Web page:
From the foregoing it will be apparent that the smoke aspirating device of the invention constitutes a departure from the prior art concepts of air cleaning and gas venting devices for use in operating rooms and other hospital applications, providing a noxious gas venting system which is simple to use, does not interfere with an operating surgeons field of view or access to a surgery site during performing surgery on numerous sections of a patients anatomy and which is inexpensive and, therefore, disposable.

Having thus described the invention in relation to the drawings hereof, it will be clear that modifications could be made in the preferred embodiments without departing from the spirit of the invention. Accordingly, it is not intended that the words used to describe the invention be limiting thereof nor should the drawings be considered so. It is intended that the invention be limited only by the appended claims.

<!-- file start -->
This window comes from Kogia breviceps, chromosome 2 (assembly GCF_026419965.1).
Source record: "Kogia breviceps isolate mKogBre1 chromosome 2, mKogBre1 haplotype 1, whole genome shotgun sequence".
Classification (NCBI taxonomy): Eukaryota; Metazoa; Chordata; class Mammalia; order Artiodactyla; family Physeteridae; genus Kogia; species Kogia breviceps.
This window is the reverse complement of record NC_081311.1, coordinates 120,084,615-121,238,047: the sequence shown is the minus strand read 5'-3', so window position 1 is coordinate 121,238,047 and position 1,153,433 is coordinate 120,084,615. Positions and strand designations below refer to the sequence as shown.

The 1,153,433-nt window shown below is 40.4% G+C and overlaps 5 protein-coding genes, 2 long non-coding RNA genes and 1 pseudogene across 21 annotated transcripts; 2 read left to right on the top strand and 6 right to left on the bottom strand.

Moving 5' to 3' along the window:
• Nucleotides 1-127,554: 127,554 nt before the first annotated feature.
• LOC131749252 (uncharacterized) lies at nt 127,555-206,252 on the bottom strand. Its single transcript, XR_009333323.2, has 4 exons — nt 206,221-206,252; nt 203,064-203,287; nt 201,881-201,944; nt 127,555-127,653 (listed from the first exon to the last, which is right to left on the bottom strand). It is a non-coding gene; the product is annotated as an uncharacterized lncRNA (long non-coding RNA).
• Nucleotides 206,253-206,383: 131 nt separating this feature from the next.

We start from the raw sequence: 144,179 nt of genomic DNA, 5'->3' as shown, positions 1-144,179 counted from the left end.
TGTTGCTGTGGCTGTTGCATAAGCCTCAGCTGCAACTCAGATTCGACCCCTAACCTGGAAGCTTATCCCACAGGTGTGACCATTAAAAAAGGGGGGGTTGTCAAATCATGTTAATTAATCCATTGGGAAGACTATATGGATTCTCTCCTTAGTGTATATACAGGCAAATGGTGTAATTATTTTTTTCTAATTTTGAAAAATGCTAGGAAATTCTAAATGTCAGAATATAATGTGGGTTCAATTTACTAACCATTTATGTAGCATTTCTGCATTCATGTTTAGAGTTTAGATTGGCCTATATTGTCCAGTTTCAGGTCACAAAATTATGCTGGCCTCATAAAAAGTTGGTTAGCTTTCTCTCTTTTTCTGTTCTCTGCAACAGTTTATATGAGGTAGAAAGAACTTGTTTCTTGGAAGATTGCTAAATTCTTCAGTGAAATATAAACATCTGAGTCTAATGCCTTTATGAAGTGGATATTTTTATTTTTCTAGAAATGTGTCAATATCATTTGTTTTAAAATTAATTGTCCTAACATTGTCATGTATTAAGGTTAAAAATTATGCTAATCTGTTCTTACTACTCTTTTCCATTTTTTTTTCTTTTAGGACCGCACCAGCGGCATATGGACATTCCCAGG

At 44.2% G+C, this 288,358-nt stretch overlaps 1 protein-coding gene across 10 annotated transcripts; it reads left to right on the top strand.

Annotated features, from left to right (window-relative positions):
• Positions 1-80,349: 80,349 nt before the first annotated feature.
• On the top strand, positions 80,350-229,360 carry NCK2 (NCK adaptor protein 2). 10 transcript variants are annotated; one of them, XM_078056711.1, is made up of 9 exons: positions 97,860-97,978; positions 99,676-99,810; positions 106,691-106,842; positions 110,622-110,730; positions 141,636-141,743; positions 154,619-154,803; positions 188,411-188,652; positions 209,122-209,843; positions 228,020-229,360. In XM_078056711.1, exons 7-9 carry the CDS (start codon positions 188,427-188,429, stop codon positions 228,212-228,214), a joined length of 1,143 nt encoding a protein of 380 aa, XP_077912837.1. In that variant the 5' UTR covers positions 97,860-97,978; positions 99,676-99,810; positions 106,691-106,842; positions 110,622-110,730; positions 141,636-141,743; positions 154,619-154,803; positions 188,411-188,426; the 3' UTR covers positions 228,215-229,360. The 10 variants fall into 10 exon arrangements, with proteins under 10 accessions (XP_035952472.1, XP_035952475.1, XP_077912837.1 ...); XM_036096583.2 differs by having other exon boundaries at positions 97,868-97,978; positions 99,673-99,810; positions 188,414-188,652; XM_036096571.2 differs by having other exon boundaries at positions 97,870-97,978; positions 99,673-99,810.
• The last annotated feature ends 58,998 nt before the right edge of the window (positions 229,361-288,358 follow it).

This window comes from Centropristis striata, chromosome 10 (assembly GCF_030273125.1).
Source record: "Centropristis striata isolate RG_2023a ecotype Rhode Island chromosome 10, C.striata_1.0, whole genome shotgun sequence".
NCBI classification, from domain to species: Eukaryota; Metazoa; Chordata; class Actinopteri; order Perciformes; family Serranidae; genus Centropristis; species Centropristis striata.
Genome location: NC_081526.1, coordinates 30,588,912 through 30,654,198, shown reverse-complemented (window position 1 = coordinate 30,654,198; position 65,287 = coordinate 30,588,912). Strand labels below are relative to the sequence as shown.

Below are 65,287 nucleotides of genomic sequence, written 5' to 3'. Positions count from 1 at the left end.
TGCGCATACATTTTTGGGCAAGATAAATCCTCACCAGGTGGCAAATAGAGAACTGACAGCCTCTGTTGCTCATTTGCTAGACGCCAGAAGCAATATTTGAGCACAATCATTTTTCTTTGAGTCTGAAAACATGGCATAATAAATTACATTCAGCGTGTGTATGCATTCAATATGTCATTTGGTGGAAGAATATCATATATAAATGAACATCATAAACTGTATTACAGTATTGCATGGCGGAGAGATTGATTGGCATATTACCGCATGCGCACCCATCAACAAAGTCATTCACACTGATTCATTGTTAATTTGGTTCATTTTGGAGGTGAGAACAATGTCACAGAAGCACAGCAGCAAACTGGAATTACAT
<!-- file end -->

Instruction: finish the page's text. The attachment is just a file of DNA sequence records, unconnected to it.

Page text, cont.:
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Referenced by
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Classifications
U.S. Classification604/313, 604/317, 128/847, 604/180, 15/415.1
International ClassificationA61M1/00, A61B18/00
Cooperative ClassificationA61B2218/008, A61M1/00
European ClassificationA61M1/00
Legal Events
DateCodeEventDescription
May 15, 2001FPExpired due to failure to pay maintenance fee
Effective date: 20010309
Mar 11, 2001LAPSLapse for failure to pay maintenance fees
Oct 3, 2000REMIMaintenance fee reminder mailed
Sep 9, 1996FPAYFee payment
Year of fee payment: 4